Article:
Fresh or processed berries are considered to be beneficial for health by many consumers. Fruits of closely related species of plants sometimes possess strikingly different phytochemistry and biological activities. Therefore, even though similar research has been conducted on a number of Rubus berries, there is much relevance associated with the investigation of species that have not been previously studied. In the current report, the fruits of three wild Jamaica-grown species: Rubus jamaicensis , Rubus rosifolius and Rubus racemosus , and of the Michigan-grown Rubus acuminatus , Rubus idaeus cv. Heritage and Rubus idaeus cv. Golden were analyzed for their anthocyanin contents, and lipid peroxidation, cyclooxygenase enzyme and human tumor cell proliferation inhibitory activities. It was revealed that the fruits contained superior levels of anthocyanins (146–2199 mg/100 g fresh weight) to those previously reported for other raspberry and blackberry species, and their hexane, EtOAc and MeOH extracts showed good antioxidant activity, the majority of the extracts exhibiting over 50% lipid peroxidation inhibitory activity at 50 μg/mL. The hexane extracts of the Jamaican Rubus spp. demonstrated moderate COX inhibitory activity (27.5–33.1%) at 100 μg/mL, and exhibited the greatest potential to inhibit cancer cell growth, inhibiting colon, breast, lung, and gastric human tumor cells by 50, 24, 54 and 37%, respectively. The high anthocyanin content and biological activities of these fruits indicate that their consumption would be beneficial to health, and that they may be useful in the production of functional foods containing an efficacious dose of anthocyanins.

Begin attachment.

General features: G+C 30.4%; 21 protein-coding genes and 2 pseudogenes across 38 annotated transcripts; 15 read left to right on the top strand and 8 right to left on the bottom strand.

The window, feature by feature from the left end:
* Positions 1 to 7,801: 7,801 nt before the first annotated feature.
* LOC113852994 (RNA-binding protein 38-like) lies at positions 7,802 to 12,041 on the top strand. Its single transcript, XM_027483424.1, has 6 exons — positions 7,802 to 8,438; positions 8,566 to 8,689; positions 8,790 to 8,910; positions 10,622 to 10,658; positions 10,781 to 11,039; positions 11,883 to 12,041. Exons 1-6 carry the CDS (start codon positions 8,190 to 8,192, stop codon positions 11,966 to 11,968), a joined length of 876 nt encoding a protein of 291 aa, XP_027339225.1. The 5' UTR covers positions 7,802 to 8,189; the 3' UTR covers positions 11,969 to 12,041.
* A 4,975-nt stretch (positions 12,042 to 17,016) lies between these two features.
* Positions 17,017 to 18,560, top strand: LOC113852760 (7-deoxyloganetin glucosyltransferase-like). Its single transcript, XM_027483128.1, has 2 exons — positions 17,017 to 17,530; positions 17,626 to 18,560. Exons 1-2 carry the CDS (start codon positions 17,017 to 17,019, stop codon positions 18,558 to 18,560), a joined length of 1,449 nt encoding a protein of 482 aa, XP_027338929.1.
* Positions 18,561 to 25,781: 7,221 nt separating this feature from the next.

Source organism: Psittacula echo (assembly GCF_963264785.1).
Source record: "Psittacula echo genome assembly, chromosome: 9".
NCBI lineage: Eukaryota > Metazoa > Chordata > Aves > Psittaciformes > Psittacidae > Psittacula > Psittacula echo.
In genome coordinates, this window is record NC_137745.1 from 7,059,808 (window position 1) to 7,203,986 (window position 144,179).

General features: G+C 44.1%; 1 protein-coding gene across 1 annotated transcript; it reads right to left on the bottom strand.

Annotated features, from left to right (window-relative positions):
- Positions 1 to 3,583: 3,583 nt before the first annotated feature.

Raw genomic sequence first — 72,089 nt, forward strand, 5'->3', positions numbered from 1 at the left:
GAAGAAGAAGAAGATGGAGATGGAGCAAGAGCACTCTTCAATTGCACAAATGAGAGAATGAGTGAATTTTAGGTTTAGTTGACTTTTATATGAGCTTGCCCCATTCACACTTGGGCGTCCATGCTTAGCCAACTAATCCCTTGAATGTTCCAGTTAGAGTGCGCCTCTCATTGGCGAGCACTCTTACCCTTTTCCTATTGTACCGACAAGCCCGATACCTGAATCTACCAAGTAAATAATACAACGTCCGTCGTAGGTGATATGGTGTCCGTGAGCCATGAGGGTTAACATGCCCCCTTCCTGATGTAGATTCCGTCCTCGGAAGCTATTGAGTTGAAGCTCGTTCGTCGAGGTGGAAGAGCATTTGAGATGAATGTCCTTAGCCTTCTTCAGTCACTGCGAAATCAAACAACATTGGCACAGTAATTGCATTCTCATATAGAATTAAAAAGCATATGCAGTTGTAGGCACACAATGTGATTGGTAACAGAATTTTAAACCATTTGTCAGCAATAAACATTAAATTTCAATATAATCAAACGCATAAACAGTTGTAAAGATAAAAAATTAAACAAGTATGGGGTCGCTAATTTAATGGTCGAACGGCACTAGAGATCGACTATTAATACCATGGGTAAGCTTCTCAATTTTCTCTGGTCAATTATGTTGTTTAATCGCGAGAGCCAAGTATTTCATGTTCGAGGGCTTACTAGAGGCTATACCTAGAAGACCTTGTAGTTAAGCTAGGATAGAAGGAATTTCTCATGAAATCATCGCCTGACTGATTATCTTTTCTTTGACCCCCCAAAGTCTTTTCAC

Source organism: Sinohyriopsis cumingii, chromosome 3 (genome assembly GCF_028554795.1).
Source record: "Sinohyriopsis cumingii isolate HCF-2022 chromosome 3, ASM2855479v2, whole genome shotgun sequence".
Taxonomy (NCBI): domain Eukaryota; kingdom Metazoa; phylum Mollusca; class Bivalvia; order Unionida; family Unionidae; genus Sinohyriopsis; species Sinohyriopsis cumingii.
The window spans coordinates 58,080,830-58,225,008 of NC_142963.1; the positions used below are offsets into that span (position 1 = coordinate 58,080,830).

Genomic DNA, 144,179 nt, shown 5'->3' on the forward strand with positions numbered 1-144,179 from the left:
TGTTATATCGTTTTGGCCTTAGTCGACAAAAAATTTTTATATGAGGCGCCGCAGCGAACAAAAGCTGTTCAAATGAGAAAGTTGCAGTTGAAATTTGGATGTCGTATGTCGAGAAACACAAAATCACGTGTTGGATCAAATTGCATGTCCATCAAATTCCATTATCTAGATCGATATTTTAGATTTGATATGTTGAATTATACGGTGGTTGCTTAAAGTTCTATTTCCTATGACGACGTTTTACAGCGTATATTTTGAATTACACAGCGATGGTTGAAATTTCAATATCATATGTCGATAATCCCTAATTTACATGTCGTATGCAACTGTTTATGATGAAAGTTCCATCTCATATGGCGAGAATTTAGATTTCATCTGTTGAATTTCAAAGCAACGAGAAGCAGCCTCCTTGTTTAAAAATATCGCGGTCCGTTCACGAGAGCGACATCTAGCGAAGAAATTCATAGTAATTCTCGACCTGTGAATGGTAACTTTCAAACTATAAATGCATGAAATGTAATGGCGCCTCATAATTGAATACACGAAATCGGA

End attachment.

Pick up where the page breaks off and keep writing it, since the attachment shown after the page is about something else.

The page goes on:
Journal of Food Composition and Analysis – Elsevier
Published: Sep 1, 2010
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